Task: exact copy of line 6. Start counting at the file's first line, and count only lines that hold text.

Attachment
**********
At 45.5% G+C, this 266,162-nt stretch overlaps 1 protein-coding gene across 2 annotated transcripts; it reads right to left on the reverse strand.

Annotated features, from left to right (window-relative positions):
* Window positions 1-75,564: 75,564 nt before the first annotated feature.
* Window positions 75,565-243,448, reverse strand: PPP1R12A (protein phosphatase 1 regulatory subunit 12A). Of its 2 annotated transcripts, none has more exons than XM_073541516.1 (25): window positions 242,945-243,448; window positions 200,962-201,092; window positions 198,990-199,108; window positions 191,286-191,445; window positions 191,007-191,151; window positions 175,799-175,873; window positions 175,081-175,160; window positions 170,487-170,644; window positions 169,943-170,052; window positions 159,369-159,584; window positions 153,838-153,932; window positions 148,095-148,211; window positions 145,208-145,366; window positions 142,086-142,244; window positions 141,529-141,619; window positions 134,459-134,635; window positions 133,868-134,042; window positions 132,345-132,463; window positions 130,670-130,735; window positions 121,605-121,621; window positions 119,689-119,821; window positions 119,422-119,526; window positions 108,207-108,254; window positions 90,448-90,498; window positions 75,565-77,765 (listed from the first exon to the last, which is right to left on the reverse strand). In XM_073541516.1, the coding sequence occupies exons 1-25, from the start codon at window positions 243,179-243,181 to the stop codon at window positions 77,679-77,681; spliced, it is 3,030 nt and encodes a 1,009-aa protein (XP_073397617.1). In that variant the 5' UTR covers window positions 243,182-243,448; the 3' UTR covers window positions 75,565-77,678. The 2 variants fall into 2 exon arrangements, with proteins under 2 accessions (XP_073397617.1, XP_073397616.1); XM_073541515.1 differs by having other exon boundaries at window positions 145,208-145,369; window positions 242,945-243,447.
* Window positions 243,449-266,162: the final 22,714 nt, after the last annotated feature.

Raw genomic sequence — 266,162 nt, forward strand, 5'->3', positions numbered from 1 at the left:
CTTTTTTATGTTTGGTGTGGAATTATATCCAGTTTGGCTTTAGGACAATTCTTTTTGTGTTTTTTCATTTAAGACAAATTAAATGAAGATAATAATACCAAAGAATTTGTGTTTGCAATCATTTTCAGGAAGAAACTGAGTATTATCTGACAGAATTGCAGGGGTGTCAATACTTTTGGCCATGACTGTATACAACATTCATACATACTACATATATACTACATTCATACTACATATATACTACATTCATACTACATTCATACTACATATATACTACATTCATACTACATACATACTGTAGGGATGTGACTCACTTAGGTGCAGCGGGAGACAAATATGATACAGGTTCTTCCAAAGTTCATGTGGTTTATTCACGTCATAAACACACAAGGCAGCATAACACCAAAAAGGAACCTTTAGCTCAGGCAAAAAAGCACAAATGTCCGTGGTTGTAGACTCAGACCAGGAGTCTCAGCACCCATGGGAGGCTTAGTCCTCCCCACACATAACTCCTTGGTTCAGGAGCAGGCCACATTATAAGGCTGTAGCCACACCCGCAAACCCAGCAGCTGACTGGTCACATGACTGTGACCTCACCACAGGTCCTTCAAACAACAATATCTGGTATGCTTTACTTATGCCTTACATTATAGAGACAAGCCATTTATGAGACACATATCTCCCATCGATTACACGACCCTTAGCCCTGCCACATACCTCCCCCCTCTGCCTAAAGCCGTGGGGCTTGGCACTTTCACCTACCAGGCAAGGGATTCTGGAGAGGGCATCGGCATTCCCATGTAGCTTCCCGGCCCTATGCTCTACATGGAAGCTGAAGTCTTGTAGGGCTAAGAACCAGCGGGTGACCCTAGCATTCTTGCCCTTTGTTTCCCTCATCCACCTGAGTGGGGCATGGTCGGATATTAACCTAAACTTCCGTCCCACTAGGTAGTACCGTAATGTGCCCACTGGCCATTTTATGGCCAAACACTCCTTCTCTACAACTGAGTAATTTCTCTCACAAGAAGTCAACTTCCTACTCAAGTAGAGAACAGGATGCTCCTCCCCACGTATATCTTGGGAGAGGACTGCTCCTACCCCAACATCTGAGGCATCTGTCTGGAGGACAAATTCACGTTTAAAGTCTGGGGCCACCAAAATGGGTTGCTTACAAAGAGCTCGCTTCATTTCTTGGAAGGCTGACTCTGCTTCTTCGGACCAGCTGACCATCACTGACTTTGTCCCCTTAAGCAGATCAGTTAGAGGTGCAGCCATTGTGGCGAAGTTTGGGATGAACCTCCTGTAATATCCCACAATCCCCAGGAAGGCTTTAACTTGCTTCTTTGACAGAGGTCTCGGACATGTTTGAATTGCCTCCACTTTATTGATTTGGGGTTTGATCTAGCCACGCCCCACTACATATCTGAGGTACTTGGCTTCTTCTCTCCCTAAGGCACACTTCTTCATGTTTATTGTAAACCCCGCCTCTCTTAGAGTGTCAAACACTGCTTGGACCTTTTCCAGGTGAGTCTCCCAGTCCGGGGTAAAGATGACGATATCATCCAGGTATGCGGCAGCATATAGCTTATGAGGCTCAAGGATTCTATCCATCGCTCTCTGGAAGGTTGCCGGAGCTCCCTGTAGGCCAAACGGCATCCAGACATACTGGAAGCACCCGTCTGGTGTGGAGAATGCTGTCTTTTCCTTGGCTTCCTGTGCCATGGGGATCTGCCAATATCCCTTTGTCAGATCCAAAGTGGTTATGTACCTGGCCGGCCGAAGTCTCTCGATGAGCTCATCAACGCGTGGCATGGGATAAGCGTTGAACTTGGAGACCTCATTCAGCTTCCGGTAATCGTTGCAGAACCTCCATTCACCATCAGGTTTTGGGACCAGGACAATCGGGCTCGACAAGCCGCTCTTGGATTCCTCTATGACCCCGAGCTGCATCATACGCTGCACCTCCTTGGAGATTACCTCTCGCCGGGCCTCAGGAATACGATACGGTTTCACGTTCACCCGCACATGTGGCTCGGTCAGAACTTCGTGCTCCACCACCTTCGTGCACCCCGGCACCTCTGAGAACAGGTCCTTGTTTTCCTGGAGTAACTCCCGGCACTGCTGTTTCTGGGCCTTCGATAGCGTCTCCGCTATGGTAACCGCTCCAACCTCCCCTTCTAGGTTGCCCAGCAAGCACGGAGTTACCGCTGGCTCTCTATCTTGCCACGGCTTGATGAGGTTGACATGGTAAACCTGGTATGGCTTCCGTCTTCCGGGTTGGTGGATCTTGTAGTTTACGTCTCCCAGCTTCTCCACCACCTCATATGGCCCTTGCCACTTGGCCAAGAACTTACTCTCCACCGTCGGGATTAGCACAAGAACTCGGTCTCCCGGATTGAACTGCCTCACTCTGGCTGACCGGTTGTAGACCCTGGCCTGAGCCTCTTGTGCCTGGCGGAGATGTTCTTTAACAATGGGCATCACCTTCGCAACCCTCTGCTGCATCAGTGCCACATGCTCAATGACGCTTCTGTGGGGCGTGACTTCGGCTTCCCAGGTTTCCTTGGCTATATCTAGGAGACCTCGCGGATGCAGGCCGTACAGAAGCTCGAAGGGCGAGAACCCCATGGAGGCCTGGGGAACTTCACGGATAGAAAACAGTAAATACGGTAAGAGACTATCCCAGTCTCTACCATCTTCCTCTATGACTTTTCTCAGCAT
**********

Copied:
Raw genomic sequence — 266,162 nt, forward strand, 5'->3', positions numbered from 1 at the left: